Yesterday, another federal court of appeals [PDF] sided with female employees for whom the Affordable Care Act ensures birth control coverage. In a unanimous decision [PDF] rom a panel of three judges, the 6th Circuit Court of Appeals denied the request of several non-profit organizations with religious objections to birth control to exempt them from the birth control coverage requirement, even though they are not even required to provide the coverage. The court’s decision means that the female employees and their covered dependents will not lose access to the birth control benefit, despite their bosses’ efforts.
These non-profit organizations are entitled to an “accommodation” for the birth control benefit, which aims to respect religious beliefs while still ensuring that women get the benefit they deserve. Under the “accommodation,” the non-profit organizations simply sign a form telling their insurer that they have religious objections to birth control. Separately, the insurer arranges for the employees to get birth control covered with no cost-sharing.
But these non-profits are challenging the accommodation in court, arguing that it violates their religious beliefs to even sign the form. Read more »
Last week, the D.C. Circuit heard oral argument in two challenges to the contraceptive coverage benefit brought by non-profit organizations with religious objections to contraceptives. And, on Tuesday, a Wyoming district court ruled that a group of non-profit organizations raising the same challenge can’t take the benefit away from their employees while the case moves forward. The argument at the D.C. Circuit and the decision by the Wyoming district court show how the courts are responding to employers’ attempts to let religion trump facts and legal responsibilities of the court.
Meanwhile, non-profits with religious objections to birth control coverage have also challenged the benefit, with over 30 cases currently pending. Those cases are making their way through the courts and, on Thursday, the D.C. Circuit and Sixth Circuit Courts of Appeal will hear oral argument in two sets of non-profit cases.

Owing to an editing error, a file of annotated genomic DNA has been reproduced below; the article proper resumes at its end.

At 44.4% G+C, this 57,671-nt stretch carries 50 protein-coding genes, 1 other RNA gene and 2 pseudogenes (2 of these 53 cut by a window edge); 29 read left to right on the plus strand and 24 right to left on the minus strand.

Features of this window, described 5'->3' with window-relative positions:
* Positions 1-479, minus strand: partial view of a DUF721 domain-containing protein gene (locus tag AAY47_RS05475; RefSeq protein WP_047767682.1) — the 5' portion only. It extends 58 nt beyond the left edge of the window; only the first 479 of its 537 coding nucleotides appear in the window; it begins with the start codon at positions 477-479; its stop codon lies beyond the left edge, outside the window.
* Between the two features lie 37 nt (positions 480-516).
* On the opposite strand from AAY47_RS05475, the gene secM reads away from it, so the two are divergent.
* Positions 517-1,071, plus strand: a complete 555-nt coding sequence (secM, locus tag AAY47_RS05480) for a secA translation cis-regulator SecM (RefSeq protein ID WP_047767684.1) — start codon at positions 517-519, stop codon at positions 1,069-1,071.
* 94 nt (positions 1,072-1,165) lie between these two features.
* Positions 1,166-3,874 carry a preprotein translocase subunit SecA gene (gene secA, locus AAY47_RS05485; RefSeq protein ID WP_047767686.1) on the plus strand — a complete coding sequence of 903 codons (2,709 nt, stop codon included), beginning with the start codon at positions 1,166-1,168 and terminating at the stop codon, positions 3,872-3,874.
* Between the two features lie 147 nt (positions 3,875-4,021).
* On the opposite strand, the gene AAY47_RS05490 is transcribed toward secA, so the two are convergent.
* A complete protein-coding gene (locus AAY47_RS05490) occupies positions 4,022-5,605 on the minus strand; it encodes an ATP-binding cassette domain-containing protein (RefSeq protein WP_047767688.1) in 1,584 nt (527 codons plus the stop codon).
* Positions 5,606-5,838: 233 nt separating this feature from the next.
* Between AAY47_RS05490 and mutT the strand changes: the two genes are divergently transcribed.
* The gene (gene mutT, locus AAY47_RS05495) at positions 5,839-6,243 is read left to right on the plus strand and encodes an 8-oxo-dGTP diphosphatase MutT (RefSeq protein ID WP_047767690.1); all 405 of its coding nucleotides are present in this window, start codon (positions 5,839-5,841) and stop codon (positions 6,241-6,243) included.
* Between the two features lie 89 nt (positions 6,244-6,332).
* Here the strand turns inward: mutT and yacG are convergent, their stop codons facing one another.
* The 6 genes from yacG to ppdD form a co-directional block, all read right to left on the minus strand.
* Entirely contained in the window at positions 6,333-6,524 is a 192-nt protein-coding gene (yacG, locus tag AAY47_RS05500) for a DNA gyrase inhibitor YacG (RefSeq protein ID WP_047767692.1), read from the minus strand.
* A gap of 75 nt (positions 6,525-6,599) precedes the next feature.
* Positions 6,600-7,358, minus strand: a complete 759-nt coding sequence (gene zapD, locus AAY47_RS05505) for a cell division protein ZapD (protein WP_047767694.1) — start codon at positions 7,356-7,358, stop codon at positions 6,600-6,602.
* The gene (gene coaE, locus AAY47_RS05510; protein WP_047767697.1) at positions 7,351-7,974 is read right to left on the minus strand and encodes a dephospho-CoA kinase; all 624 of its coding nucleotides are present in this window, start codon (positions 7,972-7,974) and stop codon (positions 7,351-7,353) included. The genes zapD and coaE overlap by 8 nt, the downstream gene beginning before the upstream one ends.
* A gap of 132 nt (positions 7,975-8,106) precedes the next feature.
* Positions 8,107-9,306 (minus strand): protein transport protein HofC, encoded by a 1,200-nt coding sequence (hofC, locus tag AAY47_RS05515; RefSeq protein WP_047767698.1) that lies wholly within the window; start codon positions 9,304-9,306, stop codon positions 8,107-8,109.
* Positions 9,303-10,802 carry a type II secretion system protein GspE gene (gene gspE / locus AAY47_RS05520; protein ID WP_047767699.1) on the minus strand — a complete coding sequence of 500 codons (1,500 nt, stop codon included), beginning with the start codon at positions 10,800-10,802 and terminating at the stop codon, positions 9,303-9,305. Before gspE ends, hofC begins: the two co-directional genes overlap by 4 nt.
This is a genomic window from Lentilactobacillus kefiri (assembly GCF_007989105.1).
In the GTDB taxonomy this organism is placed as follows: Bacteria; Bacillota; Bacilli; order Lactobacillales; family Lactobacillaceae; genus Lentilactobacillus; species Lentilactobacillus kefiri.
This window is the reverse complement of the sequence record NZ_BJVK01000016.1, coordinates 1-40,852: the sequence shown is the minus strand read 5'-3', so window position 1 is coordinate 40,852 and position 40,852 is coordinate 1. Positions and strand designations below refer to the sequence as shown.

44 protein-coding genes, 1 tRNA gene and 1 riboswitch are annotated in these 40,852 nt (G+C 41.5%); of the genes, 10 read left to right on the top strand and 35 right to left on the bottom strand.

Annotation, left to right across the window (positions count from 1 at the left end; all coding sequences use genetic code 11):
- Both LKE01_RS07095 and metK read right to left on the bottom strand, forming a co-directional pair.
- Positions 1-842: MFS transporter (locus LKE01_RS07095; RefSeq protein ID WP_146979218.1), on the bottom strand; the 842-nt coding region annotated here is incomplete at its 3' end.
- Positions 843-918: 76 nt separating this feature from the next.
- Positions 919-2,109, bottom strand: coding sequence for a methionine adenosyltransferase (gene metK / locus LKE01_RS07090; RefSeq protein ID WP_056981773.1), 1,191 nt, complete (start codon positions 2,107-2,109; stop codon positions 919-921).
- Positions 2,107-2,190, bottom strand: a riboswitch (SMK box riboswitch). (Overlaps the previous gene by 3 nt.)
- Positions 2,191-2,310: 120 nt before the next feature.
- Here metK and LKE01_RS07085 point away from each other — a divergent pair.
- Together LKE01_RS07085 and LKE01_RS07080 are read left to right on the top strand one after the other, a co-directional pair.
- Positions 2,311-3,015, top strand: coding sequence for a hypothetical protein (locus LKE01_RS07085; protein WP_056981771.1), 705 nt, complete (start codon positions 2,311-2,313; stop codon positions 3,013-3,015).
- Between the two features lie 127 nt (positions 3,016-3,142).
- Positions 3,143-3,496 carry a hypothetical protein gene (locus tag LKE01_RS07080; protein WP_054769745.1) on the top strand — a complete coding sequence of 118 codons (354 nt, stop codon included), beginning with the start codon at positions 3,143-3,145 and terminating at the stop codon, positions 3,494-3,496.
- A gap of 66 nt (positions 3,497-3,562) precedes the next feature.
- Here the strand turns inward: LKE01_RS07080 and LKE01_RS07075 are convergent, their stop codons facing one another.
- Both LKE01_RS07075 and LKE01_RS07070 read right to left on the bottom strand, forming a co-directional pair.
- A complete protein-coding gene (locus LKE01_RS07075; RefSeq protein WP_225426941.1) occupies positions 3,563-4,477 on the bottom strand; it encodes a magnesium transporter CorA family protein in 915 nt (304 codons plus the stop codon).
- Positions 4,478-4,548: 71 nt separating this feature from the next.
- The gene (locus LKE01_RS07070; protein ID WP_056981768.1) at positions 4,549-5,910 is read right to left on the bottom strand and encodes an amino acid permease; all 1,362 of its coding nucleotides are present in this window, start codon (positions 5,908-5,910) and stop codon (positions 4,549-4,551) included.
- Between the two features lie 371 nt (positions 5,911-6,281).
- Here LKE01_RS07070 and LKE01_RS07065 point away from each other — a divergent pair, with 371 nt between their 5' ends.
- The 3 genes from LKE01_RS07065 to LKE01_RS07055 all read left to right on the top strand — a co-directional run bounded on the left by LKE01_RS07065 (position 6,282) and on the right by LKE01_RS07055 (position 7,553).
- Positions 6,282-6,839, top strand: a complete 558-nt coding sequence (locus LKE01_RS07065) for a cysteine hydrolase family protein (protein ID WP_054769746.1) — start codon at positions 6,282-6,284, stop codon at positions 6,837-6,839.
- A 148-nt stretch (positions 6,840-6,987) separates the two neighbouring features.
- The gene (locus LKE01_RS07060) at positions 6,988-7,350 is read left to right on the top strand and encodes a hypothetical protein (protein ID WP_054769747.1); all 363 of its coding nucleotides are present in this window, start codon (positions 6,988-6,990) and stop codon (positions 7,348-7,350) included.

Here are 5 things to know about the challenges to the birth control coverage benefit brought by non-profits with religious objections: Read more »
My colleague Michelle wrote recently about proactive legislation that state legislators are introducing in order to expand and protect women’s access to reproductive health care services. Here’s one more example: Yesterday, D.C. Council Member Grosso introduced the “Reproductive Health Non-Discrimination Amendment Act of 2014.” Like bills introduced in Michigan and New York, this bill will protect employees from discrimination by an employer because of a reproductive health decision, like using birth control or in vitro fertilization.
While attending a conference on creating religious exemptions to civil rights laws, I noticed a theme throughout: a standard plea for “compromise” to accommodate those with religious objections to antidiscrimination rules. And, although I don’t find arguments for religious exemptions for commercial businesses compelling, “compromise” does sound reasonable. The theory is that each side gives a little to get a little. But what does it really mean to “compromise” on antidiscrimination laws because some have religiously-motivated objections to those rules? Here, it seems that “compromise” means giving in and giving up on full equality.
In a case currently pending before the Supreme Court, the arts and crafts company Hobby Lobby and the furniture manufacturer Conestoga Wood Specialties are seeking to be exempt from covering the full range of FDA-approved forms of contraception in their employee health plans. The companies claim a right to engage in sex discrimination by denying their female employees coverage for certain forms of birth control based on the companies’ religious opposition to this basic health care.
Should these companies prevail, their female employees will lose out on this important benefit—while the companies continue to cover the range of basic preventive services for their male counterparts. Moreover, because health insurance is a part of an employee’s compensation for work, female workers will see their overall earnings diminish (their male counterparts will not) and still have to pay hundreds of dollars out-of-pocket for this basic health care—and often more for the most effective forms of birth control. Or, because of cost, they will either use a less effective form of contraception or forgo it altogether. Read more »